Instead of recipes with ethnic flavors for the holidays, we want to share true traditions around big celebrations. Although Thanksgiving is not celebrated in Latin and Asian American countries, we’ve adopted it in some shape or form here in the U.S. But University of Florida professor, Michael Gannon, insists that a group of Spanish explorers (not Pilgrims) were the first to celebrate Thanksgiving in the New World. And in actuality, Spanish, and not English, was spoken on that day.
“To celebrate the establishment of the colony, they are said to have celebrated mass and shared a Thanksgiving meal of game and squash, and maybe even turkey, with the local Timucuan tribe,” the New York Times reported.
But as much as we want to ‘put a bird on it’, Argentinians and Filipinos much prefer a suckling pig (or lechon), for Thanksgiving and Christmas.
The amazing husband and wife team, Richard and Andrea Visconte of Chef Visconte Catering, shows us how to grill a 50 lb. pig on a cross, Argentine-style.
by Chef Richard Visconte
Even though Argentines use mainly salt to season their meats, I like to add flavor to certain meats pig being one of them.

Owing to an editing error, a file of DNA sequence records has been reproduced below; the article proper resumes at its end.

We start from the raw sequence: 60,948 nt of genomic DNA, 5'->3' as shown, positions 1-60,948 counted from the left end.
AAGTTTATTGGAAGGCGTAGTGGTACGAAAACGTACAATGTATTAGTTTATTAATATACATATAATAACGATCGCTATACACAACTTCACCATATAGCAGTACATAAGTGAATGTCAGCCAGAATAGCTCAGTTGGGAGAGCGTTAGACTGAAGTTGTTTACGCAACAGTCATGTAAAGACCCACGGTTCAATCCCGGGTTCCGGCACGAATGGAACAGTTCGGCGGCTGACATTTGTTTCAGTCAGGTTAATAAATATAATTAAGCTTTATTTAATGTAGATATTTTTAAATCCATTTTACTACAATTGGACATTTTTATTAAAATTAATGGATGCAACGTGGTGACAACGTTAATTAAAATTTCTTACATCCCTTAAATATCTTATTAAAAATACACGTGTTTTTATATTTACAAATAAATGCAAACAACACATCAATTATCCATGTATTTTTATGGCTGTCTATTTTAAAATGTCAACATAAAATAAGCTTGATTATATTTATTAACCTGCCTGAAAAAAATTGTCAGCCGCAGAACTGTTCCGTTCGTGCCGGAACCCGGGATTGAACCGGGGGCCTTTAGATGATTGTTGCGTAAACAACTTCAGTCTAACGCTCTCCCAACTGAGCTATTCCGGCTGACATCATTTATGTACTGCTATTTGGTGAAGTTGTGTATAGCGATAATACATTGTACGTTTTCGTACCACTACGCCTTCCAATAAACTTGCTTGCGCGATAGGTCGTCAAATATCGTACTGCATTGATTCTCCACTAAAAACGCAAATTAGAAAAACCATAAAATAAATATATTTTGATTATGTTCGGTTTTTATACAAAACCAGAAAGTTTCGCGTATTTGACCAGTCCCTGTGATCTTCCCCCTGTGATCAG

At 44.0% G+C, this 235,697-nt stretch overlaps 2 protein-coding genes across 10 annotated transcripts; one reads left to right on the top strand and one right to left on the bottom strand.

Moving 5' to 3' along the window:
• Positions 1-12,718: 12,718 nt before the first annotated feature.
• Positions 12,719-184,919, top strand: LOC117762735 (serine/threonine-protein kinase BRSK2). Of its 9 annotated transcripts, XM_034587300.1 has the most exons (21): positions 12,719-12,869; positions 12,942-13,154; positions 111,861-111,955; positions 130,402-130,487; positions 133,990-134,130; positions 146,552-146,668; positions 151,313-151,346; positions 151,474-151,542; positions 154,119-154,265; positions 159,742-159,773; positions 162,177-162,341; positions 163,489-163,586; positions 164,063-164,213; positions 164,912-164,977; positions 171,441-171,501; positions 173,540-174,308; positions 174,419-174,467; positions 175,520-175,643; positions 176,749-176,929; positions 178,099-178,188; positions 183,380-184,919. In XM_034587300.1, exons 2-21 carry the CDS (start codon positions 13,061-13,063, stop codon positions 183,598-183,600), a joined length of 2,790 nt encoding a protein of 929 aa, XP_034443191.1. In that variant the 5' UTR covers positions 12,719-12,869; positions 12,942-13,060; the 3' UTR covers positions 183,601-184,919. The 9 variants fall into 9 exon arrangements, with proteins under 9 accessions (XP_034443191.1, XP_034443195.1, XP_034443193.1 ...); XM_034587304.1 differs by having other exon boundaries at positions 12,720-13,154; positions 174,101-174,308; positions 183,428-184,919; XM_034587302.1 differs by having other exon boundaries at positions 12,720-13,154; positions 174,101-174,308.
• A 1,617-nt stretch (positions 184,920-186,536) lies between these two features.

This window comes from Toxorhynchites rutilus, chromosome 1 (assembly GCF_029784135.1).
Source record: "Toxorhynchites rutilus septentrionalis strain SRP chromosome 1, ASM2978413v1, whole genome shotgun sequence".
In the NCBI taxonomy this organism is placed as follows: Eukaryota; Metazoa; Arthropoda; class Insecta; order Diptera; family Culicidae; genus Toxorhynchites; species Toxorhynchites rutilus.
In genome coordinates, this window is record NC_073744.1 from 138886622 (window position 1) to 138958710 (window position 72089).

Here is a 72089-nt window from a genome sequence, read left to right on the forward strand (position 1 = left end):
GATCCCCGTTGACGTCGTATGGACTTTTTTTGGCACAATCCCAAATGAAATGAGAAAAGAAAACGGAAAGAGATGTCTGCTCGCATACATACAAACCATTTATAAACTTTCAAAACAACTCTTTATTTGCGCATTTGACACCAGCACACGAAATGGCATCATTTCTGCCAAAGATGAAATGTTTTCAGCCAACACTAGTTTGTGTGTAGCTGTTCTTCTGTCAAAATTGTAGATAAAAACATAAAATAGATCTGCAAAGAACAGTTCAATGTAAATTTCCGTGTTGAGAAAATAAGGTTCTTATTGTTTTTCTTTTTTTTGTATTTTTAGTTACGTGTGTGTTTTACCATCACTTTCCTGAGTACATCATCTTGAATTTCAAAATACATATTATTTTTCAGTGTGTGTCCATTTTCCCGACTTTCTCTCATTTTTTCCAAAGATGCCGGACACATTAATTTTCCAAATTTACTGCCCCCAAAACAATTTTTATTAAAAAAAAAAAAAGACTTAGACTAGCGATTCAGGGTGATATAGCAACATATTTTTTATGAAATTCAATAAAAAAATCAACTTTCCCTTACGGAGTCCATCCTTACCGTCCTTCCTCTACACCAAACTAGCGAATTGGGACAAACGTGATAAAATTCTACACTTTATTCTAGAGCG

Make a strong brine just 48 hours before grilling. Bring 6 quarts of water to a boil and throw in fresh chopped garlic, dried oregano, smoked paprika, cumin, salt and pepper for about 2 minutes. Let cool and refrigerate overnight to infuse. The following day, strain through a cheese cloth and use a syringe to inject liquid into the pig. The spices leftover in the cheesecloth can be reused to season the outside of the pig.
Attach pig to the cross with wire after breaking the spine with a cleaver so the pig stays butterflied (see position in next picture).
Argentine and South Americans in general eat their meat medium well. You must cook it slowly in order for the whole beast to cook through without burning it.
For a 50lb pig, it will take 5.5 to 6.5 hours. You will need between 1/3 or 1/4 of a cord of oak wood. The objective is to cook three parts of the animal (legs, ribs and shoulders) and have them ready at the same time without over- or undercooking any of them.
You will need an area of roughly 8 x 8 ft. You need to dig a 6 x 6 ft pit to protect it from the wind, plus extra space to circulate and shovel coals.
Build the fire one hour before you want to start cooking. Once some of the coals are ready, move the cross close to the fire and shovel coals around the bottom legs. Remember you are working with 3 temperatures. The flames of the main fire cook the shoulders and the coals you shovel around the cross cook the bottom legs. Since the heat works like a pyramid, between the main fire and the coals around the legs, the ribs will cook as well. The temperature in that area is lower, which allows for them to be ready at the same time as the thick pieces… without overcooking.
Patience Is a Virtue
The key of that type of cooking is patience. Do not rush. Listen and look at the fire. You want a slow sizzling and slow browning. Check temperatures constantly and move your fire position if the wind changes. Always feed that fire!
Serve with salsa criolla or chimichurri. This will easily feed a hungry mob of 35-50 people.